Question 4.—Is it very requisite, that no single congregation, that can conveniently associate, do assume to itself all and sole power in ordination?
Answer.—Yes. Acts 13:3. The example of the church at Antioch bears witness to this apostolic practice. Although we deny not that a congregation sufficiently presbyterated, that is, where there is a plurality of ministers, may ordain; however, this being seldom the case, and because it belongs to the classical and not congregational assembly most properly to order the common affairs of the church, we think it very requisite, that those congregations which may conveniently associate forbear assuming all and sole power in ordination. These are the reasons: 1.) Because there is no example in scripture that any single congregation, which might conveniently associate, did assume to itself all and sole power in ordination; neither is there any rule which may warrant such a practice. In the texts where mention is made of the laying on of hands in order to set apart to ministry, the word χεῖρας [cheiras] (hands), Acts 6:6; 13:3; or χειρῶν [cheiron] (hands), Heb. 6:2; 1 Tim. 4:14, is used. These texts do not use χειρός [cheiros] (hand) or even χειροιν (two hands), in the singular or dual number, which might have provided some semblance of cover for the prelatist. Additionally, the contexts, wherein we have actual examples, presuppose pluralities involved in the ordinations. Thus, there must of necessity be more than one imposer of hands—and, therefore, a plurality of ministers of the word. 2.) Because there is in scripture example of an ordination in a presbytery over divers congregations; as in the church of Jerusalem, where were many congregations: these many congregations were under one presbytery, and this presbytery did ordain, Acts 6:6, 7.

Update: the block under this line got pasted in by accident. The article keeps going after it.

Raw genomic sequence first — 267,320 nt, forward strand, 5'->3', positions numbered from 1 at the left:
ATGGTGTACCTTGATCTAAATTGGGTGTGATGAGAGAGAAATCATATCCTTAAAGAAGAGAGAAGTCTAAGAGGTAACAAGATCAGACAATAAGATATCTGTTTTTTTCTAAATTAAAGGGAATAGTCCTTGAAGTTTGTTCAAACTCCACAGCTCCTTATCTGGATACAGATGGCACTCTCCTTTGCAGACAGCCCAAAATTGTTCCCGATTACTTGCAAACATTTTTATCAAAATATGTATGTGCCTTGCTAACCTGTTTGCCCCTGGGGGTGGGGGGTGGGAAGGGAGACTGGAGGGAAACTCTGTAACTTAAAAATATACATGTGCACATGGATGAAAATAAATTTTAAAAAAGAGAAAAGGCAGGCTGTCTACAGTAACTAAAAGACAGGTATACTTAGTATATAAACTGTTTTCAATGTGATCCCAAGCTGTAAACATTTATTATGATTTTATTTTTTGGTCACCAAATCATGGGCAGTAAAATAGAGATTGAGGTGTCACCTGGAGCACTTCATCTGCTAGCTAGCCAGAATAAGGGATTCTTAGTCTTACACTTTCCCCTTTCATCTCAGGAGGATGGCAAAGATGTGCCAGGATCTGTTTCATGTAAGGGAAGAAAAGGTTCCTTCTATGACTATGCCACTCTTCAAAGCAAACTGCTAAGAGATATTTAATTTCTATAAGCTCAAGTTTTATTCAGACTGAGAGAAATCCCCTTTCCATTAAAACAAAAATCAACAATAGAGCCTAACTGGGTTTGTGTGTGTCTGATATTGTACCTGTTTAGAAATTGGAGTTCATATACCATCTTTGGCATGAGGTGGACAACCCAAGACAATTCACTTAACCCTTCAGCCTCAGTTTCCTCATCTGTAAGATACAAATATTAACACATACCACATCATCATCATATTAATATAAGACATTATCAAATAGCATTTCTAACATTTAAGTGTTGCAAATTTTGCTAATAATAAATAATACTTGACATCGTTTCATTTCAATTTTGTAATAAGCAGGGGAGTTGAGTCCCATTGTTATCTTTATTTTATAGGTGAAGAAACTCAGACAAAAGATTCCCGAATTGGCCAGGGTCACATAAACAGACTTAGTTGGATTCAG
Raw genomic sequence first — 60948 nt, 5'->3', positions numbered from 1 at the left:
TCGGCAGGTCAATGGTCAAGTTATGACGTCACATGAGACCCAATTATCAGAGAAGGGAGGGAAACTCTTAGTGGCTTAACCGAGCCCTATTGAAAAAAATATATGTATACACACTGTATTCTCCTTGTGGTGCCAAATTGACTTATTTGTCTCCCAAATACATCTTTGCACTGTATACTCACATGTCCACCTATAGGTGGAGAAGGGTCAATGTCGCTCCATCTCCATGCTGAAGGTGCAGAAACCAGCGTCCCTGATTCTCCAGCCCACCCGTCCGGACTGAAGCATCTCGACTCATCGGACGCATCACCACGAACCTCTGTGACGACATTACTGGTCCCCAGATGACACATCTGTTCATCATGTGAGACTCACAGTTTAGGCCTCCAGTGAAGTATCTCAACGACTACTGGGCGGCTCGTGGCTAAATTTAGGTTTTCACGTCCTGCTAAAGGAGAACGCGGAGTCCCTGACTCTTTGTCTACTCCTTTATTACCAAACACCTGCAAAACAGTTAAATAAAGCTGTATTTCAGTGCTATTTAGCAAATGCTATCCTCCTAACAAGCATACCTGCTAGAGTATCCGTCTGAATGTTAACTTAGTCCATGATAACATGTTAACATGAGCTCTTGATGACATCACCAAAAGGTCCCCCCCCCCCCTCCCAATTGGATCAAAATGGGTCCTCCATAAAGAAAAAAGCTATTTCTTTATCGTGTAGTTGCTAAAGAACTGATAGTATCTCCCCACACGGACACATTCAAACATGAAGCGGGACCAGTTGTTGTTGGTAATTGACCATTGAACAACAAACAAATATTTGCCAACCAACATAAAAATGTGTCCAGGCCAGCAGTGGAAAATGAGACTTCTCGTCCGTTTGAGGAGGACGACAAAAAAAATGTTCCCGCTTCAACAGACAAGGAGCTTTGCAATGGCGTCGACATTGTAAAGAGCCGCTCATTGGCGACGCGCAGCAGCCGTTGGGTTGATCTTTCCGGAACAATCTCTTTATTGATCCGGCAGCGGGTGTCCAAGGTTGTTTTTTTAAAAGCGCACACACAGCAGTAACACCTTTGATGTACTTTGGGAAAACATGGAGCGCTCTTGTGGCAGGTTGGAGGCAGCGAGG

Question 5.—Are the preaching presbyters orderly associated, either in cities or neighboring villages, those to whom the imposition of hands doth appertain, for those congregations within their bounds respectively?
Answer.—Yes. Acts 13:1-3. Imposition of hands is to be always by preaching or teaching presbyters, because it is accompanied with prayer and exhortation, both before, in, and after, which is the proper work of the teaching elder, Acts 6:2-4; 20:36; 1 Tim. 3:2; 2 Tim. 3:16, 17; Tit. 1:9. So we see the apostles, not one alone but a company laid hands in the ordination of deacons, Acts 6:6. Also, when Paul and Barnabas were separated unto their work, prophets and teachers laid hands on them, Acts 13:1-3. Likewise their subsequent practice, Acts 14:23, wherein they “appoint by hands” χειροτονήσαντες [cheirotonesantes].
 1 Tim. 4:14.
 1 Tim. 4:14.